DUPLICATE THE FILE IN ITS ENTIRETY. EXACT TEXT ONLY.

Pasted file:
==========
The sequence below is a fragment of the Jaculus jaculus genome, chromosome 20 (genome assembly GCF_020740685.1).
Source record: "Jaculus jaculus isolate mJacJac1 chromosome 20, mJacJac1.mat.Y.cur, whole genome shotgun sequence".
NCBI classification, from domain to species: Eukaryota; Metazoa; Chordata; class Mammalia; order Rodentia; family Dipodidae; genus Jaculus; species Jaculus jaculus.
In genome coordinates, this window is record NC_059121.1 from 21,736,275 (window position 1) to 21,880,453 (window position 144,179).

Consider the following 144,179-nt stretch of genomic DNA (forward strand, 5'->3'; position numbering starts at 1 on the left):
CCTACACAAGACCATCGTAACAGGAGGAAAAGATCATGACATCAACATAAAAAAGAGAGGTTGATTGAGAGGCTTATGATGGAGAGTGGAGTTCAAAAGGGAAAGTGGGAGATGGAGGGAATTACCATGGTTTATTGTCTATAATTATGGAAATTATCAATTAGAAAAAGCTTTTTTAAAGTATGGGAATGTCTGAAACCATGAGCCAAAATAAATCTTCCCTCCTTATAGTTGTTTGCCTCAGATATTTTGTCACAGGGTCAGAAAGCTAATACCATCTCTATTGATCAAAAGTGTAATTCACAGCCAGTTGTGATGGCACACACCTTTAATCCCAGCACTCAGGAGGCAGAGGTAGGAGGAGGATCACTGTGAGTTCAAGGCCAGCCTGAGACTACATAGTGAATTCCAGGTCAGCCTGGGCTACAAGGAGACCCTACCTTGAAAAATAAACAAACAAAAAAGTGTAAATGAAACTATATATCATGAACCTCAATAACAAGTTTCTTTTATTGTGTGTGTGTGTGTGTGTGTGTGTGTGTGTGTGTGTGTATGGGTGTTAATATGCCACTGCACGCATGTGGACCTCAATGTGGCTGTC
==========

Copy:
The sequence below is a fragment of the Jaculus jaculus genome, chromosome 20 (genome assembly GCF_020740685.1).
Source record: "Jaculus jaculus isolate mJacJac1 chromosome 20, mJacJac1.mat.Y.cur, whole genome shotgun sequence".
NCBI classification, from domain to species: Eukaryota; Metazoa; Chordata; class Mammalia; order Rodentia; family Dipodidae; genus Jaculus; species Jaculus jaculus.
In genome coordinates, this window is record NC_059121.1 from 21,736,275 (window position 1) to 21,880,453 (window position 144,179).

Consider the following 144,179-nt stretch of genomic DNA (forward strand, 5'->3'; position numbering starts at 1 on the left):
CCTACACAAGACCATCGTAACAGGAGGAAAAGATCATGACATCAACATAAAAAAGAGAGGTTGATTGAGAGGCTTATGATGGAGAGTGGAGTTCAAAAGGGAAAGTGGGAGATGGAGGGAATTACCATGGTTTATTGTCTATAATTATGGAAATTATCAATTAGAAAAAGCTTTTTTAAAGTATGGGAATGTCTGAAACCATGAGCCAAAATAAATCTTCCCTCCTTATAGTTGTTTGCCTCAGATATTTTGTCACAGGGTCAGAAAGCTAATACCATCTCTATTGATCAAAAGTGTAATTCACAGCCAGTTGTGATGGCACACACCTTTAATCCCAGCACTCAGGAGGCAGAGGTAGGAGGAGGATCACTGTGAGTTCAAGGCCAGCCTGAGACTACATAGTGAATTCCAGGTCAGCCTGGGCTACAAGGAGACCCTACCTTGAAAAATAAACAAACAAAAAAGTGTAAATGAAACTATATATCATGAACCTCAATAACAAGTTTCTTTTATTGTGTGTGTGTGTGTGTGTGTGTGTGTGTGTGTGTGTGTATGGGTGTTAATATGCCACTGCACGCATGTGGACCTCAATGTGGCTGTC